Written by Colin Younker, FCPA | MRSB Chartered Accountants Inc.
Real estate transactions probably produce the majority of disputes as to whether a gain or loss on a sale is capital in nature or should be treated as ordinary income or loss. There is no provision in the Income Tax Act which describes the circumstances in which gains or losses from the sale of real estate are determined to be either income or capital.
As announced in the 2019 Federal Budget, CRA was to be provided $50 million over the next five years, starting in 2019-2020, to create a Real Estate Task Force to audit real estate transactions. The focus of the task force is to ensure that:
- Taxpayers report all sales of their principal residences on their tax returns,
- Money made on real estate flipping is reported as income, and
- Any gain derived from a real estate sale where there is no principal residence exemption is a taxable transaction.
CRA is projecting significant revenue from this initiative over the five-year period.
During an audit, the CRA considers a number of factors to determine the nature of the tax treatment of any gain or loss realized. These include:
- Type of property sold,
- How long the property was held,
- The seller’s history with similar properties,
- Whether any work was done on the property,
- Why the property was sold, and
- The seller’s original intention in buying the property.
Interpretation Bulletin – 218R outlines many of the factors the Courts have considered in making decisions as to income versus capital gains treatment of real estate transactions including:
- The taxpayer’s intention at the time of purchase,
- Whether that intention was feasible,
- Location and zoning of the real estate,
- Extent to which the intention was carried out by the taxpayer,
- Any evidence that the intention changed after purchase,
- The extent to which borrowed money was used to finance purchasing the real estate and the financing terms,
- The nature of the business, profession or trade of the taxpayer and associates,
- The length of time throughout which the real estate was held,
- Factors which motivated the sale, and
- Evidence that the taxpayer and/or associates had dealt extensively in real estate.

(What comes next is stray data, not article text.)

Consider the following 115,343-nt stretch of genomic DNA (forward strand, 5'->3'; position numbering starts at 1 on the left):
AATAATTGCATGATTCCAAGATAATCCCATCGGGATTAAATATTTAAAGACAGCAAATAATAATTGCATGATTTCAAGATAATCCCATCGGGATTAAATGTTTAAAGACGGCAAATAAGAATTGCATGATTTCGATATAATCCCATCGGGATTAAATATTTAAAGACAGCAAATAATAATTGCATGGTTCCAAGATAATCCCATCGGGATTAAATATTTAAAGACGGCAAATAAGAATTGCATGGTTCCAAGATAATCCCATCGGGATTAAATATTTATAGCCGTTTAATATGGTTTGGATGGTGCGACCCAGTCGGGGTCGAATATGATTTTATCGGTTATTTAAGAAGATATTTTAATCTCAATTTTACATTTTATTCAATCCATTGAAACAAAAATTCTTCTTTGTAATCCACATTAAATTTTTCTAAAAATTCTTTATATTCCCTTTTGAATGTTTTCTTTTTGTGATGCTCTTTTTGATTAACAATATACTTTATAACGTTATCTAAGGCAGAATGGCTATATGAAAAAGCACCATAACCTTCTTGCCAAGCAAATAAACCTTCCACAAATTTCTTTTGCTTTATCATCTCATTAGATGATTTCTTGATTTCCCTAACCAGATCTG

Two court cases illustrate that to determine whether the tax treatment of real estate transactions is capital or income is complex and not black and white. In the first case, Wall v. The Queen (2019 TCC 168), there were four properties at issue: three houses and a vacant lot. The Court’s ruling was that the sale of the houses was income and the sale of the vacant lot was capital.
The Court summarized some of the tests noted above but also discussed the “secondary intention” test. Even though the purchase of a property was intended as long-term investment (a capital use) at the time of purchase, if the taxpayer also had in mind of selling the property if the investment use did not materialize, the Court can determine that a future gain or sale is income.
In this case although the taxpayer was a real estate developer and was flipping the houses, CRA still conceded and the Court agreed that the original assessment of the gain on the vacant lot sale as income would be reversed and be re-assessed as a capital gain.
In a second case, Bygrave v. The Queen (2019 TCC 138), a gain from the sale of a property upon completion was not considered as income but as capital gain. The two factors relied on in this case were that the intention of the taxpayer changed due to a major unexpected change in circumstances and due to the taxpayer not being an expert in real estate.
Interpretation Bulletin – 218R also outlines specific considerations with respect to farmland and inherited land recognizing the possible difficulty of selling the land ‘en bloc’. A gain on the sale of farmland or inherited land even where there has been a subdivision plan filed may still be a capital gain until the taxpayer goes beyond mere subdivision – puts the “shovel in the ground” and installs watermains, sewers or roads, or commences significant advertising to sell lots.